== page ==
Step 4: CHARCOAL! I find it works best to use the side of a compressed charcoal stick and try to work from the center of a contact paper piece outward (so you don’t accidentally pull up the contact paper… if it happens though, just tell yourself that’s part of the beauty of the artistic process — the unknown!) Blend the charcoal as much or as little as you like, using your paper towel or chamois.


Step 5: Remove your contact paper pieces, carefully pulling from a corner.


Step 6: Admire your work!

After removing the tape from the edges, don’t forget to seal the finished piece with a sealant, in a well-ventilated area (outside is best!)



Riffing on Artists


Frantisek Kupka’s “The Yellow Scale” (oil), and Allison Johnston’s “Orange Scales of Justice” (pastel and chalk)

Sometimes I hear other artists complain about needing inspiration in order to produce new work. Although I find that my personal problem has more to do with an excess of thinking and a lack of doing, I can certainly relate. Every now and then I have the sneaking suspicion that the GENIUS idea I just sprouted has already been done… perhaps many times. But that brings up an interesting question: If we are all unique individuals with unique thoughts and experiences (and I believe we are), don’t we automatically infuse that uniqueness into our work, regardless of whether the concept is truly original? And let’s be honest, nothing is truly original anymore. The spark of an idea must always come from some other source of inspiration. It’s what we do with that inspiration, how we put our own spin on it, that really matters.

Yesterday was the final critique for my drawing class. The end-of-semester assignment was to create a “riff” of another artist’s work. Initially, the idea made me uncomfortable — there is a lot of bad art out there which is meant to pay tribute to the genius of an artist whose skill level is above and beyond the capabilities of most of us. In other words, no matter which artist I chose, I felt completely incapable of doing the original work any justice. But after a frank discussion with my instructor lamenting my lack of time, quality materials, and ability, she reminded me of the importance of individuality and perspective. We are all unique, therefore we all create unique work. If we embrace our own voices as artists and refrain from attempting to mimic, our work which is inspired by another can have its own unique style, its own unique point of view. Most of the great artists of the past were influenced by each other, pulling bits and pieces of inspiration from the world around them. But they always made their work their own. It’s okay to be influenced by other artists, it’s natural. But if we’re not putting our own uniqueness into our work, what’s the point?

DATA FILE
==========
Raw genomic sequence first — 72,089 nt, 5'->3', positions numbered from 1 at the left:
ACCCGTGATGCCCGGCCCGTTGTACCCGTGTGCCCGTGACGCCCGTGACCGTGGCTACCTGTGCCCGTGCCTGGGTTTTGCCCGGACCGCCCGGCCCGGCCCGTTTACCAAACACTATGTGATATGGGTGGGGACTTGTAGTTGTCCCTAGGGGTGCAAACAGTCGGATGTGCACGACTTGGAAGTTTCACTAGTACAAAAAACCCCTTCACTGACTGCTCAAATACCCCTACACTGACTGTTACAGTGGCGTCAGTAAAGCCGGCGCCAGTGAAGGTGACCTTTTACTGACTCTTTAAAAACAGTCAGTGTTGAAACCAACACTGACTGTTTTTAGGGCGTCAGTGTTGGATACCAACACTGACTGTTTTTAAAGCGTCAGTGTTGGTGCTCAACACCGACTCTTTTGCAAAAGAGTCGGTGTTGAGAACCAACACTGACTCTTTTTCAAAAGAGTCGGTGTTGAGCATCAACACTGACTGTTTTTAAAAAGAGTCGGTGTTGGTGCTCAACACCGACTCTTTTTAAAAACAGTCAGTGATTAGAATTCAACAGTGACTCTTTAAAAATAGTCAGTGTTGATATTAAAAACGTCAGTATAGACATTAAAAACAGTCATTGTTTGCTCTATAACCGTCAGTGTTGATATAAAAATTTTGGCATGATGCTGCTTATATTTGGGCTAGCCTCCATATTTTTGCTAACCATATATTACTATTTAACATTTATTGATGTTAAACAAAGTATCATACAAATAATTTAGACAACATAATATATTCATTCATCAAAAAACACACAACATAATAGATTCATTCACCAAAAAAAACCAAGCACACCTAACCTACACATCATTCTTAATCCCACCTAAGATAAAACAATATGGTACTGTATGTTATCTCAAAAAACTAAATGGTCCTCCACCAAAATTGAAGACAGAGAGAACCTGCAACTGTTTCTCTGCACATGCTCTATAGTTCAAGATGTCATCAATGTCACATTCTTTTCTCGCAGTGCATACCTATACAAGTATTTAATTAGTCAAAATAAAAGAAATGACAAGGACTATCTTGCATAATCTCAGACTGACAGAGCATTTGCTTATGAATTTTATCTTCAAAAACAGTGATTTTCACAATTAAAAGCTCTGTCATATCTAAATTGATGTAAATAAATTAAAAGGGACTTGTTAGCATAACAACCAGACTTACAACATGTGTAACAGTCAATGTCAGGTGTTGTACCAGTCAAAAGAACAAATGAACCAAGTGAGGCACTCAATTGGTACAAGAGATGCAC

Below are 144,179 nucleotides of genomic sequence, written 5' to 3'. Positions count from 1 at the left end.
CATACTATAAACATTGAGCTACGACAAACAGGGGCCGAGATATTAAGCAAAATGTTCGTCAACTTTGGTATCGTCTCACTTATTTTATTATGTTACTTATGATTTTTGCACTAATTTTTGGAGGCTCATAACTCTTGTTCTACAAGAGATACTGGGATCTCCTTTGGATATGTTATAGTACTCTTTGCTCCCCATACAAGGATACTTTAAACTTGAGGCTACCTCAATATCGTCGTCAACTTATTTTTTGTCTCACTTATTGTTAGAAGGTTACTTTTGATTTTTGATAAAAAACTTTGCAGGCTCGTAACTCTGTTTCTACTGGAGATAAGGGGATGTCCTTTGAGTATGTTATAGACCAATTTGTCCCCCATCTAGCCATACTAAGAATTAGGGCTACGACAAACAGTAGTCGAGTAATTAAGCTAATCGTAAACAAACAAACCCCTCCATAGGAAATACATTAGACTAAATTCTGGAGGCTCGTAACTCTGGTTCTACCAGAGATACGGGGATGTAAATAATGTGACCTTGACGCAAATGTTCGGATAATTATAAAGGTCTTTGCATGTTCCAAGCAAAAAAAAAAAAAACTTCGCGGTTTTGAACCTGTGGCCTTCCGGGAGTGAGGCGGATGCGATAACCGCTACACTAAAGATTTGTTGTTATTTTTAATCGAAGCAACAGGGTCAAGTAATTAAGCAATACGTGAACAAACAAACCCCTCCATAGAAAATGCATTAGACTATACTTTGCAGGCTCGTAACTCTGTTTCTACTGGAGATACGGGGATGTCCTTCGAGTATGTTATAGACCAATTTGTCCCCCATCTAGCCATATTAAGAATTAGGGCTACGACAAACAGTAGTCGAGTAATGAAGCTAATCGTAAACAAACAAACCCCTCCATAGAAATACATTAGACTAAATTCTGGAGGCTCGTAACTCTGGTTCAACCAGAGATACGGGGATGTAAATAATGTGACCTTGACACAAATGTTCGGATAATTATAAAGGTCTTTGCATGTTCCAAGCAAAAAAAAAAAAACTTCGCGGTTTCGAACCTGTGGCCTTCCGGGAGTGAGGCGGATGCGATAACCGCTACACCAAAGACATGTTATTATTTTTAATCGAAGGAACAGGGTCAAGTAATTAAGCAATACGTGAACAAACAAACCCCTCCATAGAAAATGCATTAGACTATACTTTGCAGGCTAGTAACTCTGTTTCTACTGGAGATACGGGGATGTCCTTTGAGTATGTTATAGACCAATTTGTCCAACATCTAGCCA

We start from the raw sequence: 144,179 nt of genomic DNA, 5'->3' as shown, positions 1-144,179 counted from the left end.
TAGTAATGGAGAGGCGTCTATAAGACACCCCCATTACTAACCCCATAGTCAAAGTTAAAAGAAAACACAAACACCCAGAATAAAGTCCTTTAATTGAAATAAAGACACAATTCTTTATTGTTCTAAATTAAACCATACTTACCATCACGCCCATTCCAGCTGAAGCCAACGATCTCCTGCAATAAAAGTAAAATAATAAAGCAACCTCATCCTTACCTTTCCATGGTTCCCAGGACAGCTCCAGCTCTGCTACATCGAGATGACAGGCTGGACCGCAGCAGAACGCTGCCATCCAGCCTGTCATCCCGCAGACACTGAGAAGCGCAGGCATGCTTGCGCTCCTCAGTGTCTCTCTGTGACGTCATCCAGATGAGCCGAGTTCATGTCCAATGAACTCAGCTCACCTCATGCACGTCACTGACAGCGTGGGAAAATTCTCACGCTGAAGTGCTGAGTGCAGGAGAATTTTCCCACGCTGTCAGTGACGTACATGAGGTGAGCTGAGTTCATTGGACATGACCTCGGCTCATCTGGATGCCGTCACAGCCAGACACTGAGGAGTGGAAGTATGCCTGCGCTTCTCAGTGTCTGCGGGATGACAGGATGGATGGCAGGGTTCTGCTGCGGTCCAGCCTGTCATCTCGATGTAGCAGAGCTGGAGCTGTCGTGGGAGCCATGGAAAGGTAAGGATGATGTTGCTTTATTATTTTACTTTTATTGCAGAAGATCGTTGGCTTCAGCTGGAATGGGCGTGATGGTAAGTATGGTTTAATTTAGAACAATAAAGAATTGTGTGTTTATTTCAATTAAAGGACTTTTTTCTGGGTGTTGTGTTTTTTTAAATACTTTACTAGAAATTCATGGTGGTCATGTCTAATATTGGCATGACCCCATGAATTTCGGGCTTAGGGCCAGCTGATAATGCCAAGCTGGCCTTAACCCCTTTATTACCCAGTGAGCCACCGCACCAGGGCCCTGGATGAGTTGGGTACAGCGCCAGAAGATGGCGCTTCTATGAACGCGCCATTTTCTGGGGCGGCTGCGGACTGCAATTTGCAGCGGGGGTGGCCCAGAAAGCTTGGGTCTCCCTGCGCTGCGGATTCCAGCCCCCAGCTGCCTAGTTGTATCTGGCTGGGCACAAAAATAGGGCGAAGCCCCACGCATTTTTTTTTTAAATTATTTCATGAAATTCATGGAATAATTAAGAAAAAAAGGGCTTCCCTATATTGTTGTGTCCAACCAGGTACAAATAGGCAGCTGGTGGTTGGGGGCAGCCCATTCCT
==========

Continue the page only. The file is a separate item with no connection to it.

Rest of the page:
The Age of Innocence — Visiting the Present Through My Past


Recently, one of my mother’s cousins stumbled upon a bunch of old photos of my grandmother when she was very young. I’ve always loved vintage photos — at times, they evoke an era and an attitude that seems so far from what we now know. No evidence of an obsessive preoccupation with cell phones or facebook updates, no forced sexuality or vulgarity, no intent to impress, just an innocence and honesty. Other times, they possess a sort of unwavering truth about the human spirit, an unchangeable quality that reveals who we are and always will be as people.

As the youngest child of parents who were also the youngest children in their families, all four of my grandparents were fairly elderly by the time I was old enough to have complex thoughts of my own. While I’m thankful I got to know them at all, I often wish I had been able to see them when they were young and full of the energy I’ve heard so much about from older relatives.

Seeing photos of my grandmother as a young woman — energetic, happy, without a care in the world — makes me feel unexpectedly connected to her. I also see glimmers of my sister, Aimee, in her face and I’m reminded of the sometimes random amalgamation of all of us. We’re all knit together from strands of a past we no longer know. But those strands (at least partly) make us who we are — complex, crazy, and beautiful.


Here’s a charcoal drawing I’ve been working on, inspired by my grandmother’s youthful grace, and collaged from one of the vintage photos I found particularly haunting. There’s something about balloons that makes me think of childhood…